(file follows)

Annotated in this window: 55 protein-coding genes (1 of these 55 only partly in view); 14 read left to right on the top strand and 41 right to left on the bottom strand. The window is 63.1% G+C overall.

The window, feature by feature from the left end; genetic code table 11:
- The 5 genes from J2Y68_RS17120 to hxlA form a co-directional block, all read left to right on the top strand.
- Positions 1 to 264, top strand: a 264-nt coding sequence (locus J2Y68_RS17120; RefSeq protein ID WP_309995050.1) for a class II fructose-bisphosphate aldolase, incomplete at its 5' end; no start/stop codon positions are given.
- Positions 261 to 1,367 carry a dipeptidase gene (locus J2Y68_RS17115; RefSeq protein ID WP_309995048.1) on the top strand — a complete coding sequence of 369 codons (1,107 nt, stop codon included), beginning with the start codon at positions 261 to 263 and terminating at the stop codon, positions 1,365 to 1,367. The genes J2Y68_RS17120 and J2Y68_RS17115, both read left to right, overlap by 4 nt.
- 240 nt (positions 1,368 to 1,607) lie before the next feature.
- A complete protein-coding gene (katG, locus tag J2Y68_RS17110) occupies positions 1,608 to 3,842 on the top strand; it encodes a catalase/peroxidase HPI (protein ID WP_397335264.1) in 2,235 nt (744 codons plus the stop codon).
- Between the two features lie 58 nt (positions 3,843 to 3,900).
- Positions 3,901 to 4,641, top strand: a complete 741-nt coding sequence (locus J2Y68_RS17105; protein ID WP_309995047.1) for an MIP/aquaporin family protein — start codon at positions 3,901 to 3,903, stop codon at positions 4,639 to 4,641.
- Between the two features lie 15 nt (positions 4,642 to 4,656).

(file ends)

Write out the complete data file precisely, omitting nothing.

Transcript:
Annotated in this window: 55 protein-coding genes (1 of these 55 only partly in view); 14 read left to right on the top strand and 41 right to left on the bottom strand. The window is 63.1% G+C overall.

The window, feature by feature from the left end; genetic code table 11:
- The 5 genes from J2Y68_RS17120 to hxlA form a co-directional block, all read left to right on the top strand.
- Positions 1 to 264, top strand: a 264-nt coding sequence (locus J2Y68_RS17120; RefSeq protein ID WP_309995050.1) for a class II fructose-bisphosphate aldolase, incomplete at its 5' end; no start/stop codon positions are given.
- Positions 261 to 1,367 carry a dipeptidase gene (locus J2Y68_RS17115; RefSeq protein ID WP_309995048.1) on the top strand — a complete coding sequence of 369 codons (1,107 nt, stop codon included), beginning with the start codon at positions 261 to 263 and terminating at the stop codon, positions 1,365 to 1,367. The genes J2Y68_RS17120 and J2Y68_RS17115, both read left to right, overlap by 4 nt.
- 240 nt (positions 1,368 to 1,607) lie before the next feature.
- A complete protein-coding gene (katG, locus tag J2Y68_RS17110) occupies positions 1,608 to 3,842 on the top strand; it encodes a catalase/peroxidase HPI (protein ID WP_397335264.1) in 2,235 nt (744 codons plus the stop codon).
- Between the two features lie 58 nt (positions 3,843 to 3,900).
- Positions 3,901 to 4,641, top strand: a complete 741-nt coding sequence (locus J2Y68_RS17105; protein ID WP_309995047.1) for an MIP/aquaporin family protein — start codon at positions 3,901 to 3,903, stop codon at positions 4,639 to 4,641.
- Between the two features lie 15 nt (positions 4,642 to 4,656).